Constitutional Crises, Jack M. Balkin, Sanford Levinson Aug 2008

Constitutional Crises, Jack M. Balkin, Sanford Levinson

Faculty Scholarship Series

The Constitution of the United States was written against the background of perceived crisis. 4 It is therefore no surprise that the language of “crisis” has never been absent from discussions of American politics or American constitutionalism. It would be remarkable indeed if a country that has unceremoniously ignored an existing constitution—the Articles of Confederation—in order to propose and ratify a radically different one, engaged in civil war, suffered a series of economic depressions, fought two world wars (and several other major conflicts), and expanded from the eastern seaboard to the mid-Pacific and the Caribbean Sea 5 could ...


Accommodating Discrimination, Ashlie Warnick Apr 2008

Accommodating Discrimination, Ashlie Warnick

Faculty Scholarship Series

The Supreme Court's jurisprudence on church-state issues is unsettled. With respect to the Establishment Clause, the three-pronged test from Lemon v. Kurtzman is often used to hold government benefits to religious organizations unconstitutional. But, in cases where the majority of the Court finds the governmental benefit permissible, Lemon is generally unmentioned. This problem is confounded when the Court considers accommodations for religious organizations. Lemon, without refinement, is ill-suited to application to such accommodations. Does allowing religious organizations an exemption from generally applicable laws benefit a religious organization in violation of the Establishment Clause or does failing to provide the ...


Proportionality Balancing And Global Constitutionalism, Alec Stone Sweet, Jud Mathews Mar 2008

Proportionality Balancing And Global Constitutionalism, Alec Stone Sweet, Jud Mathews

Faculty Scholarship Series

Over the past fifty years, proportionality balancing – an analytical procedure akin to “strict scrutiny” in the United States – has become the dominant technique of rights adjudication in the world. From German origins, proportionality analysis spread across Europe, into Commonwealth systems (Canada, New Zealand, South Africa), and Israel; it has also migrated to treaty-based regimes, including the European Union, the European Convention on Human Rights, and the World Trade Organization. Part I proposes a theory of why judges are attracted to the procedure, an account that blends strategic and normative elements. Parts II and III provide a genealogy of proportionality, trace ...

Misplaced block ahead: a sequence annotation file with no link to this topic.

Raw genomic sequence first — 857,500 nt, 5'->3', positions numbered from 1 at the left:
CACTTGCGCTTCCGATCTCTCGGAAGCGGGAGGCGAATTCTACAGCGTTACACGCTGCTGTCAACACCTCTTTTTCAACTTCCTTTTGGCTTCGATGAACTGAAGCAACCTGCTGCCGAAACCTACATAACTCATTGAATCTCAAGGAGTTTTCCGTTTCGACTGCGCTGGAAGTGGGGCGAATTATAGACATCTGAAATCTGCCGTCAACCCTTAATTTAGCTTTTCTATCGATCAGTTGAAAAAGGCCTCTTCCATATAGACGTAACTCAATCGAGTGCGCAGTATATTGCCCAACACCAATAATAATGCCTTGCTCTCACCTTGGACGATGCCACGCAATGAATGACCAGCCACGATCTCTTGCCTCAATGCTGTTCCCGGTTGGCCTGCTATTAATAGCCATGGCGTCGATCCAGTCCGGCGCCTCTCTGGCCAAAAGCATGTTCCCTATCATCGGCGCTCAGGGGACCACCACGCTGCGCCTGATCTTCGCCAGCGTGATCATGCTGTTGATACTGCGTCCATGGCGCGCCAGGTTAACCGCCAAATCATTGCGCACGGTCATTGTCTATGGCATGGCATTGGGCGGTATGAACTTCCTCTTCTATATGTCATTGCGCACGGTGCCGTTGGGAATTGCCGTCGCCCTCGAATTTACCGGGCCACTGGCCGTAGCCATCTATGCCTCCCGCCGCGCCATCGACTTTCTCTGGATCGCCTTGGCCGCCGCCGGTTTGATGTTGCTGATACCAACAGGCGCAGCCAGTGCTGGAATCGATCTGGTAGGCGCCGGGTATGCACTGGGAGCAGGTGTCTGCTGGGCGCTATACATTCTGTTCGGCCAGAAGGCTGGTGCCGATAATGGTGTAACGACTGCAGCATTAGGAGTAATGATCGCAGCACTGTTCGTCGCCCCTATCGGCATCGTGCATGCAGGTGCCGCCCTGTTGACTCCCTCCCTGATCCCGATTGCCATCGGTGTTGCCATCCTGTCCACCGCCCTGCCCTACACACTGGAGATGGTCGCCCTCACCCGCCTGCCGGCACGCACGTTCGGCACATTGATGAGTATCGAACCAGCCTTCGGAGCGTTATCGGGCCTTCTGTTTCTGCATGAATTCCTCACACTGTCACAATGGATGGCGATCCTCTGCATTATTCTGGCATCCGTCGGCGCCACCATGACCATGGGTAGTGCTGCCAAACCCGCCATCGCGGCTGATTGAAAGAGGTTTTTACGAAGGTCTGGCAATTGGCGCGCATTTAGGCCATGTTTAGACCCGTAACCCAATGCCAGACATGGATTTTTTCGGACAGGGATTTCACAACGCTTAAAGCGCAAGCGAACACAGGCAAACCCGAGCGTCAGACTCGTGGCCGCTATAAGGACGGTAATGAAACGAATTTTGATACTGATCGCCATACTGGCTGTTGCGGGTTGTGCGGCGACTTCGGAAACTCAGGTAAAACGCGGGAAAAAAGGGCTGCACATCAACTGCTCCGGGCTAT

Slicing The American Pie: Federalism And Personal Law, Jeffrey A. Redding Apr 2007

Slicing The American Pie: Federalism And Personal Law, Jeffrey A. Redding

Faculty Scholarship Series

In this piece, I draw upon Indian and other comparative legal experience to argue that the present U.S. system of territorial federalism resonates deeply with those systems of “personal law” that are commonly found around the world. Under a personal law system, a state enforces different laws for each of the state’s different religious or ethnic communities - which is one reason such systems have been so heavily interrogated by U.N. and other international organisations for their human rights implications. Similarly, as well, U.S. First Amendment jurisprudence has frowned upon the carving out of religious-group exceptions to ...